Princess backs Saudi women journalists
Riyadh, February 6, 2008
A Saudi princess has offered annual prizes and scholarships worth $270,000 to boost female journalists in a country where women are subjected to a host of restrictions.
The goal is 'to encourage Saudi women to work in journalism and help them develop their professional skills through training and practice,' an AFP report quoted Princess Hassa bint Salman as saying.
Hassa, daughter of Riyadh governor Prince Salman bin Abdul Aziz, a half-brother of King Abdullah, said she would allocate $160,000 a year for scholarships for study and training in a specialised centre which will launch a special section for women.
Prize money of $54,000 will be awarded every year to women journalists whose careers span more than 15 years.
Two prizes of $27,000 each will be awarded for the best journalistic work of the year and for a woman journalist who has distinguished herself, the British-educated princess said.
'Women journalists are best placed to promote cultural communication between men and women in Saudi society in a manner compatible with sharia (Islamic law) and moderate social norms,' she said.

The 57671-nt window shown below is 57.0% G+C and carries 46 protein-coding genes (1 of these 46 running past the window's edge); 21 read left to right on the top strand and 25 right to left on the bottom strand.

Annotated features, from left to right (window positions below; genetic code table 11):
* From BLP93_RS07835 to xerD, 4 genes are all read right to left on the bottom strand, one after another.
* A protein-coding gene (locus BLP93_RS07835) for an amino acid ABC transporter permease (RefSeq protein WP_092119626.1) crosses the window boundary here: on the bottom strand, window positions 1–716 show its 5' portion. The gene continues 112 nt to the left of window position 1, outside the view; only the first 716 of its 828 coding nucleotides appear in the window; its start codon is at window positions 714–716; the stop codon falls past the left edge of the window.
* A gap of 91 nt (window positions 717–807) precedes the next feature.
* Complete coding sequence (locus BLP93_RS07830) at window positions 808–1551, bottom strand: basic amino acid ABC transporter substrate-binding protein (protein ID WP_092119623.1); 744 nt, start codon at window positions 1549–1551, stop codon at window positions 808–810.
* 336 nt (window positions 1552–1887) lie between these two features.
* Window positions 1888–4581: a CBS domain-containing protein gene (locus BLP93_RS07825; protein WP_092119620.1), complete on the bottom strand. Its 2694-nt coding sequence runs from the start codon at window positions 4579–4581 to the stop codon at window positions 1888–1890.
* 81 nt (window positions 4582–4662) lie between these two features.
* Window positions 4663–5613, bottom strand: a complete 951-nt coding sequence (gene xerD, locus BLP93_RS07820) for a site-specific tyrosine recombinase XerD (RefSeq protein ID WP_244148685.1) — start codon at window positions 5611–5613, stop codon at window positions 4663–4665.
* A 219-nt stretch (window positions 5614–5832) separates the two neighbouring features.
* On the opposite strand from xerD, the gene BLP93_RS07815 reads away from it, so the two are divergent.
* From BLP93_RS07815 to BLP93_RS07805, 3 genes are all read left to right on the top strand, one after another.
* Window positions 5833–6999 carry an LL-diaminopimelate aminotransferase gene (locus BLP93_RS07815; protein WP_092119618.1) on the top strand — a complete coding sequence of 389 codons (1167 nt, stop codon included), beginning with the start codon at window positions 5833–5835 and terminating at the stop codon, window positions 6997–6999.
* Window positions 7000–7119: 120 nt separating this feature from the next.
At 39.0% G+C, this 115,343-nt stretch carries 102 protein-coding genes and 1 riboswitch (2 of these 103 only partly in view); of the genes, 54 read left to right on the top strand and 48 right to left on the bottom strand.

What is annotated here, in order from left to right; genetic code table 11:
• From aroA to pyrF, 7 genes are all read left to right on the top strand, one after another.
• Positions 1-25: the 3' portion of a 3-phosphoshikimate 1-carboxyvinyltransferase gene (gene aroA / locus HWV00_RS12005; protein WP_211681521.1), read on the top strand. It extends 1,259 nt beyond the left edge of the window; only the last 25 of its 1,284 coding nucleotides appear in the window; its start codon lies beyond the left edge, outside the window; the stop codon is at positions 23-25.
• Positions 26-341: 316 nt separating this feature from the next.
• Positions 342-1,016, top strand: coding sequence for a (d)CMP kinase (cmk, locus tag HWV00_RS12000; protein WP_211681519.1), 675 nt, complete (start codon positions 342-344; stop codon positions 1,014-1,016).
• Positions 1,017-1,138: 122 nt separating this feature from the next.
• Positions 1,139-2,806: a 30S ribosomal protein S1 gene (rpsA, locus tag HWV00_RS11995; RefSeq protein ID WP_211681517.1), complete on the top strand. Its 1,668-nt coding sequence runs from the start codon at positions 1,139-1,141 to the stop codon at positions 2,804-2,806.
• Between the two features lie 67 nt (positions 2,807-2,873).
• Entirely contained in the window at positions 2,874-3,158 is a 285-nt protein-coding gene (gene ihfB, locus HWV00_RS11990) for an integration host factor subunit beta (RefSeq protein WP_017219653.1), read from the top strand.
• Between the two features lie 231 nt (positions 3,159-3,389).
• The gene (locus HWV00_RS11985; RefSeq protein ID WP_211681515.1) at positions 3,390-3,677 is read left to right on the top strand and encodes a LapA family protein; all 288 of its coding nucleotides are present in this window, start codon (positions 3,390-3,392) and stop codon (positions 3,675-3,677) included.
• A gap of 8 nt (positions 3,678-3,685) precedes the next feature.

She said her initiative was aimed at making up for the absence of women's journalism departments in Saudi universities and training institutes for women, and noted that some Saudi female journalists had 'excelled despite working in difficult social and professional conditions.'
Women in Saudi Arabia, which applies a rigorous doctrine of Islam known as Wahhabism, face a host of constraints, including a ban on driving. They are forced to cover from head to toe in public, and cannot mix with men other than relatives or travel without written permission from their male guardian.
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